The Visit

The Visitthevisit
Released: 2015
Director: M Night Shyamalan

Since almost the moment his instant classic The Sixth Sense was released, M Night Shyamalan’s reputation has been on the decline. Reaction to his films in the past handful of years has been mixed at best (The Village) and an absolute critical disaster at worst (The Last Airbender). His name has grown to be synonymous with hokey, over the top twist endings and disappointment. Still, when advertisements for The Visit began popping up everywhere, I couldn’t help but be compelled to check it out and see what he might bring to the table.

Did The Visit disappoint? It certainly doesn’t have the depth or emotional resonance of his stronger early material, such as The Sixth Sense or Unbreakable, but it is an entertaining and solid horror film, with a great infusion of comedy.

The Visit is told through the point of view of Becca, a young and aspiring filmmaker, who is working on a documentary about her trip to meet her grandparents for the first time in her life. Her intention, however, is to facilitate and document the mending of her mother and grandmother’s relationship after a harsh falling out before she was born. Once she arrives at the remote house with her brother, things initially seem perfect; however, things quickly begin to deteriorate as her grandparents’ strange behavior begins to come into focus. As the week goes on, what starts as peculiar becomes more and more ominous.

I’ve always thought M Night Shyamalan had a knack for dark comedy that wasn’t fully appreciated by some reviewers. It was probably the only thing I liked about Signs, and always something I enjoyed even in his lesser works. My favorite thing about this movie, and what I ultimately think makes it work as an overall film, is the fact that it is very much a dark comedy in some respects. That is not to say that it’s not scary, though; in fact, I would argue that the humor injected throughout the film actually makes the scares more potent. With the film set up this way, it actually creates a very tense atmosphere, where the viewer feels a sense of anxiety during the set up of any scene – will it be a set up for a scare or a joke? It’s not always obvious which way a scene will go, which provides the tension needed to make the scares eerier, and the jokes land successfully.

Becca is actually a fairly good treatment for a female lead character. She’s allowed to have complexity in her feelings, and be flawed, while still having the audience’s sympathy. She’s a bit selfish, and a lot pretentious, but those things are more closely linked to her identity as a teenage filmmaker, not as a girl. We see her enacting some of her own hypocrisy in urging her mother to forgive her grandmother for their falling out, even while she cannot forgive her own father for leaving her family; still, you can’t help but sympathize with her efforts. Ultimately, the film is very much centered around the mending of three generations of women, as Becca’s brother and grandfather seem to play more minor roles in the movement of the story. This is the skeleton of what might be a touching and heartwarming story, turned on its head and skewed to horrific effect.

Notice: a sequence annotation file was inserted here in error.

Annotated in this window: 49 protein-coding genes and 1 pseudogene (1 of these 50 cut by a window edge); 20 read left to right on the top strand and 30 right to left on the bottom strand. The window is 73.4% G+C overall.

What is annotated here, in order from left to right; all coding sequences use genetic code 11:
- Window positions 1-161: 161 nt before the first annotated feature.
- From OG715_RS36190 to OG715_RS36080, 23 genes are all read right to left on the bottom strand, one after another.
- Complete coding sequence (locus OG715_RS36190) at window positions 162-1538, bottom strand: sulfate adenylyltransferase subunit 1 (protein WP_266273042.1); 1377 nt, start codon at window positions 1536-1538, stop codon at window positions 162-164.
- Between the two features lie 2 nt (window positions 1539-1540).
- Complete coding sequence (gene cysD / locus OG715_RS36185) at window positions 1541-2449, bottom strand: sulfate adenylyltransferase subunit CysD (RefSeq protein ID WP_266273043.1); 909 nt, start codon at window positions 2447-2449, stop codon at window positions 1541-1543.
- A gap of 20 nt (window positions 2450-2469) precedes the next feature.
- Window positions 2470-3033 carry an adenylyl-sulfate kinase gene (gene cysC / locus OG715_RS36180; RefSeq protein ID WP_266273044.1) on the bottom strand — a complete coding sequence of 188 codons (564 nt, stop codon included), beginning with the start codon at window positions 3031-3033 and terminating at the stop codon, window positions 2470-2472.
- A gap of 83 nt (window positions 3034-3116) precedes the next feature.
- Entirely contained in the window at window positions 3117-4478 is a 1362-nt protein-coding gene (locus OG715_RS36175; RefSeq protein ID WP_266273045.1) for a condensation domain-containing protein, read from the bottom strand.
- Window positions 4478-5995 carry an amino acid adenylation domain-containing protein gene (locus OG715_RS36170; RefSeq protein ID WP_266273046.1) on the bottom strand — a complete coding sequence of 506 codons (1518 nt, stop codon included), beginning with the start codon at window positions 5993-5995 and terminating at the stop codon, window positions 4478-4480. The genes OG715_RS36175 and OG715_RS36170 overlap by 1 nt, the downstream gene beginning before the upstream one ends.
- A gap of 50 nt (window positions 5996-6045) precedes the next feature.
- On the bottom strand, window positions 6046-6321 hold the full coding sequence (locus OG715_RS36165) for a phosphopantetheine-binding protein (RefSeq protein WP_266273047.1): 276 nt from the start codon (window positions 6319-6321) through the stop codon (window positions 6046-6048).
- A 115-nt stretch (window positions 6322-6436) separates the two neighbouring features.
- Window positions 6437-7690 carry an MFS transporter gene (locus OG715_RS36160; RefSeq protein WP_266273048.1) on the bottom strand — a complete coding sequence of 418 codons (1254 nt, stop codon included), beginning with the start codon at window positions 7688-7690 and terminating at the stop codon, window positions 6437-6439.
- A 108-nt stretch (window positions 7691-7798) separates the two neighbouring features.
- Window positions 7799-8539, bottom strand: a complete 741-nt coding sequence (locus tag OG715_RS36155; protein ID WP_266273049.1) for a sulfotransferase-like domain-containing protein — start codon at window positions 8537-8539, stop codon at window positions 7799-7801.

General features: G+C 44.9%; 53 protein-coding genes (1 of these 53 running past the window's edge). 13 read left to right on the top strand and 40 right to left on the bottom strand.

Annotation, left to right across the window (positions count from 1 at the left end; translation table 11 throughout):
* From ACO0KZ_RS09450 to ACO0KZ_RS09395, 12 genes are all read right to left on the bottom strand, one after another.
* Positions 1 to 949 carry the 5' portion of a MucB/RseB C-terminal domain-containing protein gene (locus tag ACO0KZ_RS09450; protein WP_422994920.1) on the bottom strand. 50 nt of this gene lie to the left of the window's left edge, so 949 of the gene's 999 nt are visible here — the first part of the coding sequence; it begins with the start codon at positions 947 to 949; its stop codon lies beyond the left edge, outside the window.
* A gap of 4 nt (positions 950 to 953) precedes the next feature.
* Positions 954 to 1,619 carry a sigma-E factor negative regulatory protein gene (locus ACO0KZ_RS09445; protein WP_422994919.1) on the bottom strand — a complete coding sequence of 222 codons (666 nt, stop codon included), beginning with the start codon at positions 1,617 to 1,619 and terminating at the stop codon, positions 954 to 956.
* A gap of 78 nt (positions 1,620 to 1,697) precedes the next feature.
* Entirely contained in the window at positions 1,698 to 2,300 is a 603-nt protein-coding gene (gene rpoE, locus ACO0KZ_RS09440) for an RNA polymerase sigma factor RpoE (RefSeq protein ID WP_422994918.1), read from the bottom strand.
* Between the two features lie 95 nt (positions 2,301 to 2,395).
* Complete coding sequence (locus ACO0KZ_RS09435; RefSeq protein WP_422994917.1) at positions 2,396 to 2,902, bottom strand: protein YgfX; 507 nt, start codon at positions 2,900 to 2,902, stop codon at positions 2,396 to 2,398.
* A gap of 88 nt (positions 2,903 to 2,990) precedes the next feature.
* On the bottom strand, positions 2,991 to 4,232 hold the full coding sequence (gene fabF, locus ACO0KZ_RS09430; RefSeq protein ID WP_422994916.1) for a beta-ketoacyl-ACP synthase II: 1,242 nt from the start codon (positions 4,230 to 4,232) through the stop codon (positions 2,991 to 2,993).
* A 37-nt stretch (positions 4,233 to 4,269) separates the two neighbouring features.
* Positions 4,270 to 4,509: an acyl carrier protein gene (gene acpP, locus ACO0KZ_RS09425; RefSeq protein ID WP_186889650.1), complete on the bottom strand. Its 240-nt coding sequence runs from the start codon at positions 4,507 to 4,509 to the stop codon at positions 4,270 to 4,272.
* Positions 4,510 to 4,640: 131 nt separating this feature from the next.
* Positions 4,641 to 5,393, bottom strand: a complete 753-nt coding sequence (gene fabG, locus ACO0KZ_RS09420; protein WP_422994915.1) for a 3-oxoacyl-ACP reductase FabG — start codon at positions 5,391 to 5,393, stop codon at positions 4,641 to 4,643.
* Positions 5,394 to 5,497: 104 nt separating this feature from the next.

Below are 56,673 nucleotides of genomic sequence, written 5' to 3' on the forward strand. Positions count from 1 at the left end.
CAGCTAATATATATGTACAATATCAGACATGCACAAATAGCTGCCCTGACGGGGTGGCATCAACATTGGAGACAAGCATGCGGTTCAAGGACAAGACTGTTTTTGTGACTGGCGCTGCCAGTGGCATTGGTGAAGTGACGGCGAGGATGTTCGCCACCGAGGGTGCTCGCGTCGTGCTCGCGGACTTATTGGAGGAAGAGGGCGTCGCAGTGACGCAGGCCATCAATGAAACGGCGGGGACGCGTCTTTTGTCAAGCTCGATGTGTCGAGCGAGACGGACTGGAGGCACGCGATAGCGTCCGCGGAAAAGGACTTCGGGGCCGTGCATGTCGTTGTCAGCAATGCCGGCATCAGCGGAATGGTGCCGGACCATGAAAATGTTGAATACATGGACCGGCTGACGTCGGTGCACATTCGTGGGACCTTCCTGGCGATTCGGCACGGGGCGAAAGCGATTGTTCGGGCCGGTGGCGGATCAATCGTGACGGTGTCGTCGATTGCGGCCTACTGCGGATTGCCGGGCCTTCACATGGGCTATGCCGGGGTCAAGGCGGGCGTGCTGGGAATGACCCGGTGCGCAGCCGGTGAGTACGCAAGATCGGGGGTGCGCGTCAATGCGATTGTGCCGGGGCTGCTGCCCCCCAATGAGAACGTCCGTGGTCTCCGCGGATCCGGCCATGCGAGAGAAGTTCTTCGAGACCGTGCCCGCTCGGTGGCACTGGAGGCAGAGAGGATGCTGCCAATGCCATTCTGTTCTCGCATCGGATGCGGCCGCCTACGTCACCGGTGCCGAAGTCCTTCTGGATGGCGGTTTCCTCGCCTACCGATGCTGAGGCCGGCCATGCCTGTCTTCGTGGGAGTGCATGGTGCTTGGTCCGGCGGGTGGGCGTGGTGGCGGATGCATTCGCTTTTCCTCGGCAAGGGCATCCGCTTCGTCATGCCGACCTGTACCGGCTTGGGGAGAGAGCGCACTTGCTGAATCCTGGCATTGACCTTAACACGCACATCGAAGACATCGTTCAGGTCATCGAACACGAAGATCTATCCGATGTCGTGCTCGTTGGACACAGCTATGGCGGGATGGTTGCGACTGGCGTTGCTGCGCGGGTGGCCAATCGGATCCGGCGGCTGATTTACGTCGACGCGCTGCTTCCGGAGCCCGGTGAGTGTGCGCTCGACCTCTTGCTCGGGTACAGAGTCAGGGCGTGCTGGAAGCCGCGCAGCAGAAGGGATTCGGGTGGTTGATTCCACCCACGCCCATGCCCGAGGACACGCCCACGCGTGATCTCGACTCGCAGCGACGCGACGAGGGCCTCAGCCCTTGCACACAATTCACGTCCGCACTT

My main criticism of this film would perhaps be the perspective on mental health, particularly in the elderly. Sundowning is explicitly referenced, but clearly there must be something in addition to that for the kind of behavior exhibited here. It just feels a little bit unfair to perpetuate a fear of mental illness, especially something akin to dementia. The grandparent characters in this film are not only old and mentally ill, they are obviously cruel and violent on top of that.

As for the twist? It doesn’t really go the traditional Shyamalan route of having a hugely shocking plot twist – in fact, the twist at the end of this film is a much more traditional, straightforward horror one. It doesn’t really change much about the rest of the film, nor will it make you rethink every little detail along the way. It makes sense within the context of the story, and it certainly makes the children’s ordeal more horrific, but the narrative doesn’t hinge on it being a great surprise. That’s actually kind of a relief, and allows for a much simpler enjoyment of the film.

So while this isn’t a perfect film, nor does it reach close to the high points of Shyamalan’s career, it’s actually a pretty good horror film. It’s entertaining, funny, and has several female characters of substance. I’d recommend giving this one a go – I’d even say give it a theater watch, as experiencing the twists and turns with a crowd provided an extra layer to the experience.

Rating: 3 out of 5. A solid comeback piece for Shyamalan!

Violence level: Medium range. There are explicit stabbings, some things that are implied but not outright shown, and several dead bodies shown after the fact.

Scariness level: I’ll admit, the hide and seek scene had me squirming in my seat a little. I also might never feel comfortable in a game of Yahtzee again.

Bechdel test: Very much passes. Becca and her grandmother speak frequently and make up a large portion of the movie’s interactions, often talking about her mother.

Mako Mori test: Becca’s ambition to become a filmmaker, and to reconcile her grandmother and mother.

Posted on September 18, 2015, in Uncategorized and tagged , , , . Bookmark the permalink. Leave a comment.

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